Never in her life had Kate ever heard of breed of dog that possessed stripes. Perhaps it was some sort of Australian breed? A kangaroo hound perhaps? Kate had heard of kangaroo hounds, but had never seen one.
But a lost puppy was a lost puppy.
Kate scooped up the little puppy and cradled it in her arms. The puppy was very docile and let itself be cuddled. She carried it back to her car, and placed it on the passenger seat. She got a blanked out of the back seat and placed the puppy on it. She shut the car door and headed for the hotel. What could she do now? Jeff would just have to share his apartment until she could find a home for the little guy.
When Kate got back to the apartment, she bundled the puppy into the blanket, and carried into the apartment. She laid it down on the sofa, then held it up. She found it was definitely a little guy. Kate wondered absently what she would call him, so long as he stayed with her.
The puppy nuzzled her cheek fondly. Then he licked her twice with his small soft tongue. It was surely wonderful how animals always expressed instant gratitude beyond that of humans. Kate gazed fondly at the little puppy’s quizzical face.
“Tigger.” She told him. “Tigger, that’s your name. It really suits you.” That was the perfect name for a cute, striped little puppy. Kate loved the cartoon character of the same name, who was Winnie-the Pooh’s buddy. She remembered one special line from the movie “Winnie-the Pooh and the Blustery Day,” which she’d loved as a child: “The most wonderful thing about tiggers is I’m the only one!”
“That’s you, Tigger. I’ll bet you’re the only one, too. I’ll bet you’re the only striped puppy in the world.”
Tigger licked her face again.
Already, she was falling in love with the little guy.
She lay Tigger down on the blanket again. Tigger looked at her and whined. Then he curled up into a striped ball, his tail over his muzzle.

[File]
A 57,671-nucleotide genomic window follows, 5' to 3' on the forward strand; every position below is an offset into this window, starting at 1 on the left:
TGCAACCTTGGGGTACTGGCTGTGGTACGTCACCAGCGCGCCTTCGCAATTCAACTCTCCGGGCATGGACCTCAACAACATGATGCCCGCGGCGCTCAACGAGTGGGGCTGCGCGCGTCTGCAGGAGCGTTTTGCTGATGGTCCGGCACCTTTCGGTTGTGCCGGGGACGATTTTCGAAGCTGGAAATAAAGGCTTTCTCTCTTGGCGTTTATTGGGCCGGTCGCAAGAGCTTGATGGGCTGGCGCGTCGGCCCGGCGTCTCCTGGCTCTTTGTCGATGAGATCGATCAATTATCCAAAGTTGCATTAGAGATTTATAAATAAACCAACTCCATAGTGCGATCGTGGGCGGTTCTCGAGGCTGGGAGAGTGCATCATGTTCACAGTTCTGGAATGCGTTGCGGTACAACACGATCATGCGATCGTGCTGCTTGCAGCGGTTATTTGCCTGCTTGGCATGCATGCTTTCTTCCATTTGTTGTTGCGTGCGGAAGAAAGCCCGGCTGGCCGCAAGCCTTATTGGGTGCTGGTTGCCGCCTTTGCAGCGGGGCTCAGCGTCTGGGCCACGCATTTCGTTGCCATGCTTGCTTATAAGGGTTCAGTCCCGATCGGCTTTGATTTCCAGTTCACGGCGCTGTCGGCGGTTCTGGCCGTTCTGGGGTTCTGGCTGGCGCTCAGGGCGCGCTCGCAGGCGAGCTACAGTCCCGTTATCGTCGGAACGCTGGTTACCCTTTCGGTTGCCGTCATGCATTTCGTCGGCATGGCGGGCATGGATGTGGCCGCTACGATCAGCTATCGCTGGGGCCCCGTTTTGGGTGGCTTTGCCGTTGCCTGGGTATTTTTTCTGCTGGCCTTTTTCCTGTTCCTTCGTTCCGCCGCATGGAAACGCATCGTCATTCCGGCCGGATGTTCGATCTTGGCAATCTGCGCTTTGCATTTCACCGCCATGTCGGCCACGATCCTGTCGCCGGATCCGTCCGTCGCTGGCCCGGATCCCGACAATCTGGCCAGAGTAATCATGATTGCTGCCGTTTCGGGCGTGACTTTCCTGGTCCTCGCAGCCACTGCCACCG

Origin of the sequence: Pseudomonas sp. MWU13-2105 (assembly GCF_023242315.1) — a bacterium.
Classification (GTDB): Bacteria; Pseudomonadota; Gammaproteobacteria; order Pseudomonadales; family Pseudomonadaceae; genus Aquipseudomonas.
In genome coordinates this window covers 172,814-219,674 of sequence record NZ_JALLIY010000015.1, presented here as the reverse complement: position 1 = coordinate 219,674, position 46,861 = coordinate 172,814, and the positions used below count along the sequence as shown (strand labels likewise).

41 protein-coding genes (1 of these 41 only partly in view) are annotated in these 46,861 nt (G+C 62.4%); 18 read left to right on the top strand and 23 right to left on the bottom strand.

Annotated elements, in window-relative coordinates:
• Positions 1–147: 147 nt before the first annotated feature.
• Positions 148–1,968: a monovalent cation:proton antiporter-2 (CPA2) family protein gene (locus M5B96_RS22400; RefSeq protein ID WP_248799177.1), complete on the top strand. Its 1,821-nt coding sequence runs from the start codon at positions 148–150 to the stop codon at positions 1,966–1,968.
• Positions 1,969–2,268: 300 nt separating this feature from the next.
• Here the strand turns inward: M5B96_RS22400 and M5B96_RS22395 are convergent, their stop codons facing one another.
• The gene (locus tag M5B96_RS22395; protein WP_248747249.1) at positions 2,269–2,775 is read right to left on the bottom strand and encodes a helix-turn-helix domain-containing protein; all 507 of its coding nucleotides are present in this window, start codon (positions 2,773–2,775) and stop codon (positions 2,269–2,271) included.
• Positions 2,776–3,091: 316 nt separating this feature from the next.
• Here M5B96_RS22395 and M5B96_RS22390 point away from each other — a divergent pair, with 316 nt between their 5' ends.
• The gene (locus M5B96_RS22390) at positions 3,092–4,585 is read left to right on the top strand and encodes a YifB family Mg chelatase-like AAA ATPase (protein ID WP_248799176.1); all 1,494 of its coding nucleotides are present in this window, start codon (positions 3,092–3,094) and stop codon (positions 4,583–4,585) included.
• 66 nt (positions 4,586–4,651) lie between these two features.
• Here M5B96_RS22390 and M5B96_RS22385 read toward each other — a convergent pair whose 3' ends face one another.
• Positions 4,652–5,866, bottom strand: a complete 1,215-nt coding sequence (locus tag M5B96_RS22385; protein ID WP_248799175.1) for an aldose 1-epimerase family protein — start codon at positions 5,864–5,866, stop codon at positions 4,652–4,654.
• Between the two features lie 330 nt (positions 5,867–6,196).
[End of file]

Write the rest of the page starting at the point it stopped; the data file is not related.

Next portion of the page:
The poor little fellow must have been through a lot, whoever had abandoned him.
She decided poor little Tigger deserved a good long sleep, whatever he’d been through. Meanwhile, she’d needed to go somewhere to find him some baby milk and puppy food. What would Jeff say? Well, she didn’t car, for the moment. She’d deal with that little problem when she came to it. For now, Tigger was her responsibility.
She took the car to a small grocery down the street from the hotel. She got a bottle, someone formula baby milk, and some puppy chow, and returned as fast as she could.
When she entered the apartment, Tigger looked up at her from the couch. It was as though he sensed she’d brought something good for him. Kate went into the small kitchen and prepared the milk. She heard a whine and looked down. There was Tigger, sitting with his little striped rump on the kitchen floor, gazing up at her plaintively. She gathered him up into her arms and fed the him the milk. Tigger took to it gratefully. Kate wondered how long he had gone without it; he was still a very small puppy, and it was unlikely he’d been weaned.
Kate set Tigger on the floor, and poured him a paper bowl of puppy chow. Tigger ambled for the food on shakey legs, and sniffed at it.
“Go on, Tigger.” Kate encouraged him. “You’re a growing dog. You need to eat.”
Tigger continued to sniff at it suspiciously. Then, as though finding the food unfamiliar, sampled a small portion of it. Then he ate chewed and swallowed a bit more, then a bit more. Finally demonstrating real appetite, he polished off all of it. He then gazed up at Kate as though expecting more.
“Not now, Tigger. You’ve had enough.” She gathered the puppy into her arms again, and carried him into what passed for the living room. She turned on the TV, and sat down on the couch, Tigger cuddled on her lap. It turned out that Tigger seemed to thoroughly enjoy watching the screen with her, though she had no idea what went on in a puppy’s head.